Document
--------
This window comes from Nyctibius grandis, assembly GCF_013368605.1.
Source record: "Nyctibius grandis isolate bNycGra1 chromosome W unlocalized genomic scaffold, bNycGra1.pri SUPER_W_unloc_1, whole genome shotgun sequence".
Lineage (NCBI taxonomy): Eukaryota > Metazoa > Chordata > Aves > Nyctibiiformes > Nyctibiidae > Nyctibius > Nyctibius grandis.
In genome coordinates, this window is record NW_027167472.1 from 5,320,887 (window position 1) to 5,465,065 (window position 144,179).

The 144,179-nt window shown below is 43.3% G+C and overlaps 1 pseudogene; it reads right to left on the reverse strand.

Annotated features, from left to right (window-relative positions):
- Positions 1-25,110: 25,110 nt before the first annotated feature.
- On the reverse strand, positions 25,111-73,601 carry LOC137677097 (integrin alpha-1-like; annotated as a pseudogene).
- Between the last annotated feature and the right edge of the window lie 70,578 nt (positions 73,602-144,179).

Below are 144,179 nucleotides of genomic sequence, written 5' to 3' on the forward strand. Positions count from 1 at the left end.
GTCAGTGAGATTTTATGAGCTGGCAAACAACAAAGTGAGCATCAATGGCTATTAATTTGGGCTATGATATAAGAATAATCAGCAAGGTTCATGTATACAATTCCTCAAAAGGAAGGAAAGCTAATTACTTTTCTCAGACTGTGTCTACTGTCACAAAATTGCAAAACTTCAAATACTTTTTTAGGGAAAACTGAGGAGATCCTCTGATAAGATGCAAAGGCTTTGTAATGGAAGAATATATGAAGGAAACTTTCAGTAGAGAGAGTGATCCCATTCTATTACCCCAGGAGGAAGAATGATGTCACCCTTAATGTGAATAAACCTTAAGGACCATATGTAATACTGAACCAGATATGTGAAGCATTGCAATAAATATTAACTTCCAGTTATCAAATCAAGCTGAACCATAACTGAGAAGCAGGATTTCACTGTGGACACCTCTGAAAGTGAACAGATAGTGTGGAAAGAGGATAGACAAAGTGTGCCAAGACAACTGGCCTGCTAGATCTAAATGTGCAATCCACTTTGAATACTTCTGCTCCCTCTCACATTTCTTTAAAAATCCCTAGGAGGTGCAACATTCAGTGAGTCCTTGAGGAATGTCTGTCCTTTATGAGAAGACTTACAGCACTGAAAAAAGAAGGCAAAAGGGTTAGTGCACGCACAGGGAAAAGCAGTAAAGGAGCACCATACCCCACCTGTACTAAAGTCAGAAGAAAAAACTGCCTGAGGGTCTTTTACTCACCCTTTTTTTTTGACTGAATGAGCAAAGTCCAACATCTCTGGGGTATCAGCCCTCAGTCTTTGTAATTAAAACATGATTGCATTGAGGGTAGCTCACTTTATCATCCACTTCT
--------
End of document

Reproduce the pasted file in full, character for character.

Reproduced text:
This window comes from Nyctibius grandis, assembly GCF_013368605.1.
Source record: "Nyctibius grandis isolate bNycGra1 chromosome W unlocalized genomic scaffold, bNycGra1.pri SUPER_W_unloc_1, whole genome shotgun sequence".
Lineage (NCBI taxonomy): Eukaryota > Metazoa > Chordata > Aves > Nyctibiiformes > Nyctibiidae > Nyctibius > Nyctibius grandis.
In genome coordinates, this window is record NW_027167472.1 from 5,320,887 (window position 1) to 5,465,065 (window position 144,179).

The 144,179-nt window shown below is 43.3% G+C and overlaps 1 pseudogene; it reads right to left on the reverse strand.

Annotated features, from left to right (window-relative positions):
- Positions 1-25,110: 25,110 nt before the first annotated feature.
- On the reverse strand, positions 25,111-73,601 carry LOC137677097 (integrin alpha-1-like; annotated as a pseudogene).
- Between the last annotated feature and the right edge of the window lie 70,578 nt (positions 73,602-144,179).

Below are 144,179 nucleotides of genomic sequence, written 5' to 3' on the forward strand. Positions count from 1 at the left end.
GTCAGTGAGATTTTATGAGCTGGCAAACAACAAAGTGAGCATCAATGGCTATTAATTTGGGCTATGATATAAGAATAATCAGCAAGGTTCATGTATACAATTCCTCAAAAGGAAGGAAAGCTAATTACTTTTCTCAGACTGTGTCTACTGTCACAAAATTGCAAAACTTCAAATACTTTTTTAGGGAAAACTGAGGAGATCCTCTGATAAGATGCAAAGGCTTTGTAATGGAAGAATATATGAAGGAAACTTTCAGTAGAGAGAGTGATCCCATTCTATTACCCCAGGAGGAAGAATGATGTCACCCTTAATGTGAATAAACCTTAAGGACCATATGTAATACTGAACCAGATATGTGAAGCATTGCAATAAATATTAACTTCCAGTTATCAAATCAAGCTGAACCATAACTGAGAAGCAGGATTTCACTGTGGACACCTCTGAAAGTGAACAGATAGTGTGGAAAGAGGATAGACAAAGTGTGCCAAGACAACTGGCCTGCTAGATCTAAATGTGCAATCCACTTTGAATACTTCTGCTCCCTCTCACATTTCTTTAAAAATCCCTAGGAGGTGCAACATTCAGTGAGTCCTTGAGGAATGTCTGTCCTTTATGAGAAGACTTACAGCACTGAAAAAAGAAGGCAAAAGGGTTAGTGCACGCACAGGGAAAAGCAGTAAAGGAGCACCATACCCCACCTGTACTAAAGTCAGAAGAAAAAACTGCCTGAGGGTCTTTTACTCACCCTTTTTTTTTGACTGAATGAGCAAAGTCCAACATCTCTGGGGTATCAGCCCTCAGTCTTTGTAATTAAAACATGATTGCATTGAGGGTAGCTCACTTTATCATCCACTTCT